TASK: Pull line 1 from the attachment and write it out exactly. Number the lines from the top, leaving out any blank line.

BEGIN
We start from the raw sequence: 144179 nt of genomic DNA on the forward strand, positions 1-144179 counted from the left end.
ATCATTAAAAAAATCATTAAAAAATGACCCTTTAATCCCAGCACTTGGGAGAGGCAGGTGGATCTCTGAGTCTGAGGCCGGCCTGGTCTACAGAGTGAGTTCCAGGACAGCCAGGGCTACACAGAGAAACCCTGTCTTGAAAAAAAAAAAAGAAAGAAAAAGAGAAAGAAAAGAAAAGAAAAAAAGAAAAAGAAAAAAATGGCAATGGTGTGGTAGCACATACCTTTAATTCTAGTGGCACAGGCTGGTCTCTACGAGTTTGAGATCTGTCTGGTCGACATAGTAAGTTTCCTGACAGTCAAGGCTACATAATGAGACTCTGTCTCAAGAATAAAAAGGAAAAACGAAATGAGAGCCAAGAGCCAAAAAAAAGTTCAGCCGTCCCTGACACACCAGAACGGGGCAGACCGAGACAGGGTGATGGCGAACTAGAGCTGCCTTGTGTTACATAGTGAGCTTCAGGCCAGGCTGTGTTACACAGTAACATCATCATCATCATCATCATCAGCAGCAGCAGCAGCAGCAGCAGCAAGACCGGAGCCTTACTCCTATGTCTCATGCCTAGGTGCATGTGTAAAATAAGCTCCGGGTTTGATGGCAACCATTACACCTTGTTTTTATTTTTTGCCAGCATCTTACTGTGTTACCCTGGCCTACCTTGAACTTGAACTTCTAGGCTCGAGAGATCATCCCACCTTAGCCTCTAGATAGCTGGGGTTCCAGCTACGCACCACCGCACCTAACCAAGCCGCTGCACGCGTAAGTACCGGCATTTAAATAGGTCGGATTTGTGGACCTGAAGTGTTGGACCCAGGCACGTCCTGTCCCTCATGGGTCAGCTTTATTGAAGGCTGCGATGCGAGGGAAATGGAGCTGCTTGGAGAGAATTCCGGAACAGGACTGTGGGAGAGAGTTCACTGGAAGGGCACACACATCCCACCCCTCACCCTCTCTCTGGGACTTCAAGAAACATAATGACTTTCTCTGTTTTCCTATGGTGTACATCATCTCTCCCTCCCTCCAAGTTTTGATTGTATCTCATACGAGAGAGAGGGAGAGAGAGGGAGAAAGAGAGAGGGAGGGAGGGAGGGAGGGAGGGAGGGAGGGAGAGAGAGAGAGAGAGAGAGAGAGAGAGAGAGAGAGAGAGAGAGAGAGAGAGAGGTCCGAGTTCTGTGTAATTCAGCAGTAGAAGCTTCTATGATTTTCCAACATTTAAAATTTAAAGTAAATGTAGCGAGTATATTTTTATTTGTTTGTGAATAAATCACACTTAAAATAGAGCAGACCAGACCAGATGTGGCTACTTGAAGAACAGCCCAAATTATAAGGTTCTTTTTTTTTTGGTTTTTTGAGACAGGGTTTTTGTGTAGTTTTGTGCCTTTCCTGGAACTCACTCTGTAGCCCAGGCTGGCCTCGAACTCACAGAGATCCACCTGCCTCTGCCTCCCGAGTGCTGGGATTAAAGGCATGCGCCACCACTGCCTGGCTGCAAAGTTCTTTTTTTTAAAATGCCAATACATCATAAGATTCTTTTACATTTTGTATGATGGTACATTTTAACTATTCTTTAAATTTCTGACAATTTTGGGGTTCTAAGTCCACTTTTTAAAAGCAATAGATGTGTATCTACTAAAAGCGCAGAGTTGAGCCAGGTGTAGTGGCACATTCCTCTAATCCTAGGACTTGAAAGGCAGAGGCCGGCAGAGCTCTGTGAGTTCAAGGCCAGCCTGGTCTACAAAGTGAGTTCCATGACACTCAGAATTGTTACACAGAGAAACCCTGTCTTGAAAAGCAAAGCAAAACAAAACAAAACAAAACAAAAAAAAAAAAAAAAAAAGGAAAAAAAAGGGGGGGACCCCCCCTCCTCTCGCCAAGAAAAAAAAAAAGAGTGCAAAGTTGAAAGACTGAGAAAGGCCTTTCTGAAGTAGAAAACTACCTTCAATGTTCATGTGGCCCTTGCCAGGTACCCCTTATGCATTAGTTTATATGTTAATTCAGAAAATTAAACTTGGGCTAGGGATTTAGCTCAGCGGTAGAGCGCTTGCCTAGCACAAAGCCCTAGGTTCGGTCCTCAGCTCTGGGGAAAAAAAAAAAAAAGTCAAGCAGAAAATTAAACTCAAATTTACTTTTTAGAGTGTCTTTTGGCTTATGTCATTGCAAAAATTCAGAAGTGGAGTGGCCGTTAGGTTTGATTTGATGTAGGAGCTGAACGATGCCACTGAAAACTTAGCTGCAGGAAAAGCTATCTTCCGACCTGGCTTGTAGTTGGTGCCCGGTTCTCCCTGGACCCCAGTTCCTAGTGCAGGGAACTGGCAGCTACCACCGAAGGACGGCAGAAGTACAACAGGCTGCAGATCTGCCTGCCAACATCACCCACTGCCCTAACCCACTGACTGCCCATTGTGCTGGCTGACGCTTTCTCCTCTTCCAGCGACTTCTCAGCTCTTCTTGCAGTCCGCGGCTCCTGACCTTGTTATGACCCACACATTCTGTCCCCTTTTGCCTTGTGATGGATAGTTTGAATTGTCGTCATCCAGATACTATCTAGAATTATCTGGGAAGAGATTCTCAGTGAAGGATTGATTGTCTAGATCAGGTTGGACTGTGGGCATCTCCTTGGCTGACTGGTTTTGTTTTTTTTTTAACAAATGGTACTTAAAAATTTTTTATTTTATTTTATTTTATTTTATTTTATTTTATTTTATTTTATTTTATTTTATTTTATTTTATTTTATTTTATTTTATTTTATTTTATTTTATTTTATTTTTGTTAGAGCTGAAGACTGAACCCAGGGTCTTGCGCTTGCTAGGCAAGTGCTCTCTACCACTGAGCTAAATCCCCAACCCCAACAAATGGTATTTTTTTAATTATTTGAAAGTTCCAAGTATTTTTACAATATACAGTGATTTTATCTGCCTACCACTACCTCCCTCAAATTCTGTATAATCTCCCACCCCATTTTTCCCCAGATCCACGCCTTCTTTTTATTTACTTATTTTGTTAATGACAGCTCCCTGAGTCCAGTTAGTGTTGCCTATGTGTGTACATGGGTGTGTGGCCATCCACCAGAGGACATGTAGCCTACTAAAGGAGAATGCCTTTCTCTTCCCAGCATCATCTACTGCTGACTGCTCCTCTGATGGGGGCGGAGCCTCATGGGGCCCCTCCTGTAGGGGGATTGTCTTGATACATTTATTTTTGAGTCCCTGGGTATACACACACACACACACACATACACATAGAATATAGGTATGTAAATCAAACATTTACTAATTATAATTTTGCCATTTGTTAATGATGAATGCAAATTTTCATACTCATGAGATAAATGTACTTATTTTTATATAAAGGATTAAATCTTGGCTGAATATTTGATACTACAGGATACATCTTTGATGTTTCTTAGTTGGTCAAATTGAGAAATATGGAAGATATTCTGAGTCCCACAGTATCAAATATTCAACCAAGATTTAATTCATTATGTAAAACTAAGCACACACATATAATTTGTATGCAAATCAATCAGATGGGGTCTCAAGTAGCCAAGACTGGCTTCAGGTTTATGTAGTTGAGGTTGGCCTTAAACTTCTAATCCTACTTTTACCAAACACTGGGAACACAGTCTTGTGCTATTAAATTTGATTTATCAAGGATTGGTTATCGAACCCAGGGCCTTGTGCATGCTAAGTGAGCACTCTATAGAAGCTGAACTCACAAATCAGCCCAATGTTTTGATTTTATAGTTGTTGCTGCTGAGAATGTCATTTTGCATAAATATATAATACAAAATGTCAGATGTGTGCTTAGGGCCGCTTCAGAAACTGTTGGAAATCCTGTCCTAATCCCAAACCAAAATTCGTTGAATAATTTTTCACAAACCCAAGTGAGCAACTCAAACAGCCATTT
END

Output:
We start from the raw sequence: 144179 nt of genomic DNA on the forward strand, positions 1-144179 counted from the left end.